These changes in everyday-life, alarming mortality levels in some countries and related media coverage had a large impact, not only on public life and the economic development, but also on people’s mental health [6, 7]. Recently published international literature investigating the mental health of different populations in the context of the pandemic, showed elevated prevalence in depression, anxiety and stress symptoms [8,9,10,11,12,13]. These findings are in line with recent research from Germany, which points toward increased prevalence of generalized anxiety symptoms, depression symptoms, distress and COVID-19 related fear in the German population during the first lock-down . Furthermore, depression, anxiety and distress symptoms in individuals with pre-existing mental illnesses appeared to have worsened considerably . Thus, pre-existing mental illness appears to be a risk factor for psychological burden, as well as being female, at younger age, a student or unemployed [16, 17].
Other risk factors for psychological burden in the context of COVID-19 include pre-existing somatic diseases like diabetes, arterial hypertension, cardiovascular or respiratory disorders [18, 19]. The pre-existing medical conditions of several somatic diseases can lead to a more severe course of COVID-19  and thus they were defined as high-risk morbidities for COVID-19 [21, 22]. Diabetes is a definite risk factor for a severe course of COVID-19 . This chronic metabolic disease is characterized by increased levels of blood glucose, affects about 422 million people worldwide and is directly attributed to 1.6 million deaths each year . Several studies reported diabetes patients to be two to three times more likely to need intensive care, when infected with SARS-CoV-2, compared to patients with less severe disease, as well as a higher mortality in diabetes patients with COVID-19 [25, 26]. In recent literature a two-way interaction between COVID-19 and diabetes is stated, in which COVID-19 leads to worsening of dysglycemia and diabetes increased severity in COVID-19 courses . Hence, patients appear to carry a double burden and need to be very careful to follow safety behaviour such as hand-washing or physical distancing  in order to minimize the possibility of infection and a severe course of COVID-19. A recent study showed that patients with diabetes reported higher COVID-19-related fear and more safety behaviour than matched controls . Moreover, Joenson et al.  found that diabetes patients worried about not being able to manage their illness and treatment if infected with COVID-19.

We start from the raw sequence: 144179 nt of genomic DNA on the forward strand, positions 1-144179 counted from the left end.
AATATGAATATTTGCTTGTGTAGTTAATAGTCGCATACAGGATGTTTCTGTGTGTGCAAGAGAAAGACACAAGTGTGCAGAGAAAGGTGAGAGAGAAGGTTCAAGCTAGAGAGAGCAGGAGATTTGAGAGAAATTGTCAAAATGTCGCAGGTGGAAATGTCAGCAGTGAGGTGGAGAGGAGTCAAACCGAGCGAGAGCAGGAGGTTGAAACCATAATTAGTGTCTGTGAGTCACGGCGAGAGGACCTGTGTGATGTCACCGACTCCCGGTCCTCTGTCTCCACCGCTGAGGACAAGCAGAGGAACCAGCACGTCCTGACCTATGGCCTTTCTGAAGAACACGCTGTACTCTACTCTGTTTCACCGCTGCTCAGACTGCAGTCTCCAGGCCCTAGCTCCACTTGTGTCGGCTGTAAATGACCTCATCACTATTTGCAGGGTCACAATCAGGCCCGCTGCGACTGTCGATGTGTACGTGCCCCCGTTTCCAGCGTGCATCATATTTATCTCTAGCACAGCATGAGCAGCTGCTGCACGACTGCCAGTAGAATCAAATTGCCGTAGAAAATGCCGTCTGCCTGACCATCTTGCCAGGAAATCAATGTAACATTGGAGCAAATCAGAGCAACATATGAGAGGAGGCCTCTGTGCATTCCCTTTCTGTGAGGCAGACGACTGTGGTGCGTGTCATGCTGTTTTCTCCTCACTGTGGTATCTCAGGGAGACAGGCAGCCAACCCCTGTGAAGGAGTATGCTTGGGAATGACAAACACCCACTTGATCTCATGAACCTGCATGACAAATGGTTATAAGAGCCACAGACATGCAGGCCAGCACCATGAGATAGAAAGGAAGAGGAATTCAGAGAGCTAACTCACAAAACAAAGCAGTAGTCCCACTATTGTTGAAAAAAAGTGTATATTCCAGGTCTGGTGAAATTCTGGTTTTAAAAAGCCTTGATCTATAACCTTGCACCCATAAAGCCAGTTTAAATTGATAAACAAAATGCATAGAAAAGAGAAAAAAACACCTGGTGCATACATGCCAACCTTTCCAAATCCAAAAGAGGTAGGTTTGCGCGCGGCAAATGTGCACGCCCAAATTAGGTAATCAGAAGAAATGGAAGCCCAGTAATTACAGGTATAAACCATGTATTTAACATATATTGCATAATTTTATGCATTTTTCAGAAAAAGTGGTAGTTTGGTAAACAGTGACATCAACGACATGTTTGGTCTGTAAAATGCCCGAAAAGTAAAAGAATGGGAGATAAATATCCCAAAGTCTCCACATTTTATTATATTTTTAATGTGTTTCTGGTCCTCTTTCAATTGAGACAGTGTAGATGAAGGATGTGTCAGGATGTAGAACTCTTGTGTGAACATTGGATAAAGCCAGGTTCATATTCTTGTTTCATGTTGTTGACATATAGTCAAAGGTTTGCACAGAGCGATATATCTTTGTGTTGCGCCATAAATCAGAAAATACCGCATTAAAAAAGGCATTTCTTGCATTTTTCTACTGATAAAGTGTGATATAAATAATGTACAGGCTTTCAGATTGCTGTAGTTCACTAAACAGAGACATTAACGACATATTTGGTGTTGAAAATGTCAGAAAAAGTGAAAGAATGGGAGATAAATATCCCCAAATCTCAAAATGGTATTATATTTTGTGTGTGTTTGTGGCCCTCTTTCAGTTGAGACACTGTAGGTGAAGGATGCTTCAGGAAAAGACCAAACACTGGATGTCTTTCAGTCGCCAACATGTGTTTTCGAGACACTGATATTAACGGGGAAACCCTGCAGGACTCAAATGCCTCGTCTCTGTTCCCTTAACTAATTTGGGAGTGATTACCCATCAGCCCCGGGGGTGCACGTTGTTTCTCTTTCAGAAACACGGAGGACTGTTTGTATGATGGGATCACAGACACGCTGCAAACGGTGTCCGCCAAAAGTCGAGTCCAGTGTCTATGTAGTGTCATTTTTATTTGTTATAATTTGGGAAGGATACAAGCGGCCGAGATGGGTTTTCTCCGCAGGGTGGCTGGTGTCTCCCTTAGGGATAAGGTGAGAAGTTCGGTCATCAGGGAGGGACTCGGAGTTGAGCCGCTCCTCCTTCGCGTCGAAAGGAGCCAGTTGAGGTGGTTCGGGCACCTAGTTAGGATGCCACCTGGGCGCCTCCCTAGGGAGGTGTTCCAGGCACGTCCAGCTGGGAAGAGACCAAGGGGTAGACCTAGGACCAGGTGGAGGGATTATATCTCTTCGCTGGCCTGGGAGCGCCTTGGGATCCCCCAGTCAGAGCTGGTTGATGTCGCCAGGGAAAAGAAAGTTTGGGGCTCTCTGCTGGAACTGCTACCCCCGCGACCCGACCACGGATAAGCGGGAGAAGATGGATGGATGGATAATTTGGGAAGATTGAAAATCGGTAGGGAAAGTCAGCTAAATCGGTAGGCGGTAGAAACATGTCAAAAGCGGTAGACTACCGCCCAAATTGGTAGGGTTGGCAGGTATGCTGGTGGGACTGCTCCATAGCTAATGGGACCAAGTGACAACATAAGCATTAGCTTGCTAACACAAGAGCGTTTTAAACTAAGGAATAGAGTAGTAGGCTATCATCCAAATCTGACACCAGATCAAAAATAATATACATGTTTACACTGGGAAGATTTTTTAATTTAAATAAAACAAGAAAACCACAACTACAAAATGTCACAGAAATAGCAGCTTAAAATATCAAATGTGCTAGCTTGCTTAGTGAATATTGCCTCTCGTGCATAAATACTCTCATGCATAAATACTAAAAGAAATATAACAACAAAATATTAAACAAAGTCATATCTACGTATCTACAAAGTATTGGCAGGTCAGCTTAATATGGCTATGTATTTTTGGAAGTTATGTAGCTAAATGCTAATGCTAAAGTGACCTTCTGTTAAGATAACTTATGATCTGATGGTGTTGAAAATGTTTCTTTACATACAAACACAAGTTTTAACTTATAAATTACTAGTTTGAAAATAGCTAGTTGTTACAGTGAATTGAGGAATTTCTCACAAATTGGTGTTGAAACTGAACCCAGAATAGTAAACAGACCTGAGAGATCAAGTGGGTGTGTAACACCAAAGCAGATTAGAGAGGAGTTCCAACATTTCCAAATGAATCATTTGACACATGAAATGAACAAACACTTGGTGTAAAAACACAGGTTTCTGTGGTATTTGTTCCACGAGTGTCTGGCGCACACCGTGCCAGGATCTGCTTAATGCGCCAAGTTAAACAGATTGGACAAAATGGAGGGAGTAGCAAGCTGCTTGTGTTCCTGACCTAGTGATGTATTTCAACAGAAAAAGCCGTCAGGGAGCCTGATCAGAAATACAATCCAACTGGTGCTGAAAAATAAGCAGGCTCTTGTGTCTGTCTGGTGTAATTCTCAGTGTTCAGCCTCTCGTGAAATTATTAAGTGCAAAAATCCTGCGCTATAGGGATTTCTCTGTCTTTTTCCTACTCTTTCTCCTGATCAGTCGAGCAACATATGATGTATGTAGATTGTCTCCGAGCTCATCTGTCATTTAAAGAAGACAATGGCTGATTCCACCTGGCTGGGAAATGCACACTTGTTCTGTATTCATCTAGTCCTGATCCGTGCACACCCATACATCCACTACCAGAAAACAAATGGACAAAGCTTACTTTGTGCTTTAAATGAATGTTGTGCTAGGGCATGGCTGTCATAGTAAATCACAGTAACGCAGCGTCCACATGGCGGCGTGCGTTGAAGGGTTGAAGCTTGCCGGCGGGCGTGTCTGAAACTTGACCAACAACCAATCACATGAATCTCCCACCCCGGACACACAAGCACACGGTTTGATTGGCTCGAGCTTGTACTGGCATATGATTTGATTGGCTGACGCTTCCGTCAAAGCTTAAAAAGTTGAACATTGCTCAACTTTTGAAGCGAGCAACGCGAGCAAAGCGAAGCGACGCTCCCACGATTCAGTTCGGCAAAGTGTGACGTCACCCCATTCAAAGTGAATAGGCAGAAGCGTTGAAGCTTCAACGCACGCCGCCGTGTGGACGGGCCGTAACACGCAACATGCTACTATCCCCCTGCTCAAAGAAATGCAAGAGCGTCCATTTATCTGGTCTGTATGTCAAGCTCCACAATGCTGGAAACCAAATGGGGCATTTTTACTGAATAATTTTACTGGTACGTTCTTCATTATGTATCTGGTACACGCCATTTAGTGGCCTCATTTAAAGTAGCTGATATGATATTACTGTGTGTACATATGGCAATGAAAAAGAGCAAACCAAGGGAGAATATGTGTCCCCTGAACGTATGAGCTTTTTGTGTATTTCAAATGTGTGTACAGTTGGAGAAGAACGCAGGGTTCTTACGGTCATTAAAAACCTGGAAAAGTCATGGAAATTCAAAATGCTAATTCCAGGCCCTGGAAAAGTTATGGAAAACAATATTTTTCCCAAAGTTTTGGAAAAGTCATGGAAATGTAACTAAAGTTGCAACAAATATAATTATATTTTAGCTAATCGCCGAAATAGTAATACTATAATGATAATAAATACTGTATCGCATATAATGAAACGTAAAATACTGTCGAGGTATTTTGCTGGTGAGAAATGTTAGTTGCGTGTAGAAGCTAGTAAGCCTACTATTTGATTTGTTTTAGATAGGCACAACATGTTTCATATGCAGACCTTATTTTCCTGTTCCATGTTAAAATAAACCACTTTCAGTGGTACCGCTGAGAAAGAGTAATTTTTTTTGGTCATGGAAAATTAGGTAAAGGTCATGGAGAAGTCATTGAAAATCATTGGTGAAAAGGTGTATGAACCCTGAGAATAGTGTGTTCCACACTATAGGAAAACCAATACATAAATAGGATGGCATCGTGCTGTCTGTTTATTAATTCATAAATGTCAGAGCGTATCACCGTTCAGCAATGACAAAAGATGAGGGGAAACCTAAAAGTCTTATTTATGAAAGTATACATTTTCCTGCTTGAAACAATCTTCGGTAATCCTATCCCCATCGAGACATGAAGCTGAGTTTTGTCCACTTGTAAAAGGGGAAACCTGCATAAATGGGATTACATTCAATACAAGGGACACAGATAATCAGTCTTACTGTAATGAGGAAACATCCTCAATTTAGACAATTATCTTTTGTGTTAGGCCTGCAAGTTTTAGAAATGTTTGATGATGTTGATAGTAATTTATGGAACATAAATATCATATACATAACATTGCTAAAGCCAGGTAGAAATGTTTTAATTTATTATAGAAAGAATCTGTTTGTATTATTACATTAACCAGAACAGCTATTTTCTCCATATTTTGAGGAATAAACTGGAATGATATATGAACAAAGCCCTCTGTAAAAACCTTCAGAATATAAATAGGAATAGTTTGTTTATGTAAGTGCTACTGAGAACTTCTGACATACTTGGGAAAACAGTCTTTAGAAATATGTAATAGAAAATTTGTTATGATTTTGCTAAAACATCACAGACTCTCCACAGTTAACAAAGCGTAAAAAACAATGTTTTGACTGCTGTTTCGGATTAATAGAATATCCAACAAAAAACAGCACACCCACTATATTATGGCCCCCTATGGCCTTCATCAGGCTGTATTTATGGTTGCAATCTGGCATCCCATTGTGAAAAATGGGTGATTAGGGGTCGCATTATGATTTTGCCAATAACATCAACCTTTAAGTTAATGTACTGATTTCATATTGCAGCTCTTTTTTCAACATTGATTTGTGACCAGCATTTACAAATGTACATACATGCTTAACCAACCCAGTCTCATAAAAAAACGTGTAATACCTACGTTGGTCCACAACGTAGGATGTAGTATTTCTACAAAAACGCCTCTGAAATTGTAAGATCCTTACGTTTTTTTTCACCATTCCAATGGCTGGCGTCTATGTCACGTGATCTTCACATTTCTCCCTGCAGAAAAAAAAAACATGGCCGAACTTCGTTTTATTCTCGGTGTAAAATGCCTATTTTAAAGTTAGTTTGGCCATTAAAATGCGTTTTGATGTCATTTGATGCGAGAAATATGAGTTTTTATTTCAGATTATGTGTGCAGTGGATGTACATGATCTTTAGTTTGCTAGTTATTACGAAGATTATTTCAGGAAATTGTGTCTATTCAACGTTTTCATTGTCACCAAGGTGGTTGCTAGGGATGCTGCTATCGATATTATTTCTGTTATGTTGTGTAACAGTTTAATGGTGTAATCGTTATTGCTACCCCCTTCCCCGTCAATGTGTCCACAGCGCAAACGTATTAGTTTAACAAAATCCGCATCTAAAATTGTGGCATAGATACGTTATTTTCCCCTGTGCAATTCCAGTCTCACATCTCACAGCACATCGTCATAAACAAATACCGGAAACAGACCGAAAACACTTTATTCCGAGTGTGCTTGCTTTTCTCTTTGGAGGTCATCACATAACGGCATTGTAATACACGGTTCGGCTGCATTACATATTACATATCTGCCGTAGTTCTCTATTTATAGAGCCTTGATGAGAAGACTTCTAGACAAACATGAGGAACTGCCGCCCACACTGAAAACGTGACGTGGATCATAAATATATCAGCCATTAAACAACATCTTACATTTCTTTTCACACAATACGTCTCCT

Consequently, this increased risk for developing a severe course of COVID-19 because of a chronic somatic disease aggravates psychological burden due to COVID-19 [12, 31]. In addition to this pandemic stress, individuals with chronic diseases such as diabetes already have an increased psychological burden due to their medical condition . The everyday-life of diabetes patients is characterized by challenges and complications resulting in considerable emotional distress , which can lead to a higher risk of mental disorders: Several studies showed higher prevalence of mental health issues in individuals with diabetes compared to individuals without diabetes , including depression and anxiety disorders [35,36,37]. Importantly, depression and anxiety symptoms may be associated with lower treatment adherence, which can lead to worse glycemic control and, ultimately, adverse diabetes outcomes . As pre-existing mental health illness appears to be a risk factor for psychological burden , it can be assumed that patients with diabetes suffer from various stress factors during the COVID-19 pandemic.